Green Demolitions was created to earn the funds to support the worldwide addiction recovery outreach programs of the Twelve Step program of All Addicts Anonymous. Through donations, they recycle luxury kitchens, bathrooms, appliances, architectural elements, home décor, and more, all at 50 to 90 percent off.
“New York City has so much great stuff being thrown out—and that’s where we come in,” Feldman says. “In today’s topsy-turvy economic environment, one of the huge advantages of what we do is price. We received a donation of a quarter-million-dollar kitchen from New Cannan Connecticut, and a homeowner in Morristown New Jersey picked it up for $50,000, picking up $250,000 equity in cabinetry.”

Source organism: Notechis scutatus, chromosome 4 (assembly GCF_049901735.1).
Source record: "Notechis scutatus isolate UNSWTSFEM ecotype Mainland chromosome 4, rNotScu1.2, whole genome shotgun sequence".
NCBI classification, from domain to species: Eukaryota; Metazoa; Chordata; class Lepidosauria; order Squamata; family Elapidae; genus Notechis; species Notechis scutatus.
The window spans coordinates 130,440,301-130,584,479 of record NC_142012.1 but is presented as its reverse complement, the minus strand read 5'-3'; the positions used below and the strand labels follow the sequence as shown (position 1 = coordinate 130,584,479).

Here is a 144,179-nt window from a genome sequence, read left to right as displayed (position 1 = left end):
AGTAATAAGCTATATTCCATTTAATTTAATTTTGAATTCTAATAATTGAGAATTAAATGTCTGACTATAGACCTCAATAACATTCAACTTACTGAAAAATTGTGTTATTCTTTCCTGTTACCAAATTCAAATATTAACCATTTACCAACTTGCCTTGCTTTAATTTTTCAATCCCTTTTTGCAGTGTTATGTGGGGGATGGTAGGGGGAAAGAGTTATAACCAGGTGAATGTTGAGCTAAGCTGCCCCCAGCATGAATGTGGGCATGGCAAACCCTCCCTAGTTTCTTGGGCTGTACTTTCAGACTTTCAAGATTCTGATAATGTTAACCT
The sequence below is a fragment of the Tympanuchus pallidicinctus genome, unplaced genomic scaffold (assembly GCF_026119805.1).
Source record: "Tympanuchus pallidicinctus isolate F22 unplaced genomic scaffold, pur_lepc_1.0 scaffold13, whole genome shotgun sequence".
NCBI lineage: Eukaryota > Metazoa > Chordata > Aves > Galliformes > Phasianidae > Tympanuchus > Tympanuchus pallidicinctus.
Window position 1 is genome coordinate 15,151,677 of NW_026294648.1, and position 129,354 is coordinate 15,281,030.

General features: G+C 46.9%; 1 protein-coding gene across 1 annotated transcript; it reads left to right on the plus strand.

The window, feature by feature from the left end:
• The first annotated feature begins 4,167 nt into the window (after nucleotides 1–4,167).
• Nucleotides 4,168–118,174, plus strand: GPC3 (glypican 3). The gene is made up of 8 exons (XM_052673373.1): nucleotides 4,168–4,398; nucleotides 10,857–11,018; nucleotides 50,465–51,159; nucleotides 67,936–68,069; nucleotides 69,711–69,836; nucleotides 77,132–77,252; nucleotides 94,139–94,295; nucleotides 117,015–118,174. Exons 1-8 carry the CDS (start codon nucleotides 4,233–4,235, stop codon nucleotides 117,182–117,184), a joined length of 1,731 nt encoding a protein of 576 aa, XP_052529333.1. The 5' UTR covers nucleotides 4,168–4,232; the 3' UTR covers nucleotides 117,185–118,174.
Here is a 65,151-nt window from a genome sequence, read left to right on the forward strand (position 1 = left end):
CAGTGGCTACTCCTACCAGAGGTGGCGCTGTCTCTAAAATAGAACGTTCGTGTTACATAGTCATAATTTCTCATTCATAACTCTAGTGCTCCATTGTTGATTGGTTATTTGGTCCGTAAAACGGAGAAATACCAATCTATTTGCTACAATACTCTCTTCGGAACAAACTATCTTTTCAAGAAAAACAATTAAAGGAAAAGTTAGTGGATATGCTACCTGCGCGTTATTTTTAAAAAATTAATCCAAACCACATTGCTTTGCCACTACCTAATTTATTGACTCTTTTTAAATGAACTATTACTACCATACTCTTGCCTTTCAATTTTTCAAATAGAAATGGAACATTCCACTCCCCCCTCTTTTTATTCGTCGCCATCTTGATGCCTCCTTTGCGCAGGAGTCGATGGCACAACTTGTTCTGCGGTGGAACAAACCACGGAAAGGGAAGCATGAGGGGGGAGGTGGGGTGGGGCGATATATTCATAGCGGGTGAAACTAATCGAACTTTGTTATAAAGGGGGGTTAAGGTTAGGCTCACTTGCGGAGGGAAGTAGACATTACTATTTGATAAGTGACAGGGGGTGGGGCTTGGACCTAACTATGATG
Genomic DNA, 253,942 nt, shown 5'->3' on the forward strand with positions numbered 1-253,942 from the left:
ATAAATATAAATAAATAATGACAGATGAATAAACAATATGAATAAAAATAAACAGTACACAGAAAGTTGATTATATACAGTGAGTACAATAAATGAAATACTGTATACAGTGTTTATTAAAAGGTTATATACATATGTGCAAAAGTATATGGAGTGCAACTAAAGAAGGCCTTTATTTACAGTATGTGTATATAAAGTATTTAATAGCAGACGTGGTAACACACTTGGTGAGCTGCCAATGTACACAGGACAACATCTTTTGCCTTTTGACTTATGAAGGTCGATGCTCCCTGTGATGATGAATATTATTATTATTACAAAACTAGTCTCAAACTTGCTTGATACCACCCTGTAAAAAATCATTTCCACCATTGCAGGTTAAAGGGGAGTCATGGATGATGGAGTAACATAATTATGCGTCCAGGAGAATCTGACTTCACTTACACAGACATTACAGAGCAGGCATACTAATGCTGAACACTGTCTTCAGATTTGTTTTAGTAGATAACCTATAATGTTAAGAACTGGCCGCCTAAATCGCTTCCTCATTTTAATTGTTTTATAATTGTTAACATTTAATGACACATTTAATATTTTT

Balla agrees that in addition to uniqueness, value is a major motivator for her customers. “If you put in a state-of-the art Jacuzzi, it could be out of style in 15 years,” she says. “But if you add in an old Victorian bathtub, that will never go out of style and will help the value in your home.”
In addition to the financial savings and aesthetic perks, the real beneficiary from all these projects is the environment.
“We protect the forestry by not throwing thing out, landfill waste and energy cost, Feldman says. “When you throw something out in New York, the debris needs to be driven upstate by truck, seven hours away. You’re talking a lot less trips and a lot less waste.”
And that’s the best bargain of all.
Keith Loria is a freelance writer and a frequent contributor to The Cooperator.